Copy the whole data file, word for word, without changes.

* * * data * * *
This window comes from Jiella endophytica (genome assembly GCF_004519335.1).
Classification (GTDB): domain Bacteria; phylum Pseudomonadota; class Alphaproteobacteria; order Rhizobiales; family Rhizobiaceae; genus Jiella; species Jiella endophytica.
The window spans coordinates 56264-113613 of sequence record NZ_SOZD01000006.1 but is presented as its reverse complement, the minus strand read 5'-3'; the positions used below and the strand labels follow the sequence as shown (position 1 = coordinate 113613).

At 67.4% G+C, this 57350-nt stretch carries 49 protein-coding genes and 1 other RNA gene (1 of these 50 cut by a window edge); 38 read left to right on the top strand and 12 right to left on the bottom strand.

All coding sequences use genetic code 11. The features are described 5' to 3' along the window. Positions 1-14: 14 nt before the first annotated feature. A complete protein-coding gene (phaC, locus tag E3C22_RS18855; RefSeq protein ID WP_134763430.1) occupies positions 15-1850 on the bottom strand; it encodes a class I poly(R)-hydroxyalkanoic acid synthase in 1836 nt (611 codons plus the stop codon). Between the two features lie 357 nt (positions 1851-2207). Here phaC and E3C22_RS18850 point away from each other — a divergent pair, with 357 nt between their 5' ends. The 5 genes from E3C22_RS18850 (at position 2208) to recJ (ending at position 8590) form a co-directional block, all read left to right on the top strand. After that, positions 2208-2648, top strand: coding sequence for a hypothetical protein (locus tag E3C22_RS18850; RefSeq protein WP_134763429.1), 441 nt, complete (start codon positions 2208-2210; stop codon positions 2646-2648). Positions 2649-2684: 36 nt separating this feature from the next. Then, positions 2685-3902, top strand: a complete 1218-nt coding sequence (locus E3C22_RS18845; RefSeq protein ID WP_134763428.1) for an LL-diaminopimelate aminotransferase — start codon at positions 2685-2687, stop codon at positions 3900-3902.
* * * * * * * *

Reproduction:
This window comes from Jiella endophytica (genome assembly GCF_004519335.1).
Classification (GTDB): domain Bacteria; phylum Pseudomonadota; class Alphaproteobacteria; order Rhizobiales; family Rhizobiaceae; genus Jiella; species Jiella endophytica.
The window spans coordinates 56264-113613 of sequence record NZ_SOZD01000006.1 but is presented as its reverse complement, the minus strand read 5'-3'; the positions used below and the strand labels follow the sequence as shown (position 1 = coordinate 113613).

At 67.4% G+C, this 57350-nt stretch carries 49 protein-coding genes and 1 other RNA gene (1 of these 50 cut by a window edge); 38 read left to right on the top strand and 12 right to left on the bottom strand.

All coding sequences use genetic code 11. The features are described 5' to 3' along the window. Positions 1-14: 14 nt before the first annotated feature. A complete protein-coding gene (phaC, locus tag E3C22_RS18855; RefSeq protein ID WP_134763430.1) occupies positions 15-1850 on the bottom strand; it encodes a class I poly(R)-hydroxyalkanoic acid synthase in 1836 nt (611 codons plus the stop codon). Between the two features lie 357 nt (positions 1851-2207). Here phaC and E3C22_RS18850 point away from each other — a divergent pair, with 357 nt between their 5' ends. The 5 genes from E3C22_RS18850 (at position 2208) to recJ (ending at position 8590) form a co-directional block, all read left to right on the top strand. After that, positions 2208-2648, top strand: coding sequence for a hypothetical protein (locus tag E3C22_RS18850; RefSeq protein WP_134763429.1), 441 nt, complete (start codon positions 2208-2210; stop codon positions 2646-2648). Positions 2649-2684: 36 nt separating this feature from the next. Then, positions 2685-3902, top strand: a complete 1218-nt coding sequence (locus E3C22_RS18845; RefSeq protein ID WP_134763428.1) for an LL-diaminopimelate aminotransferase — start codon at positions 2685-2687, stop codon at positions 3900-3902.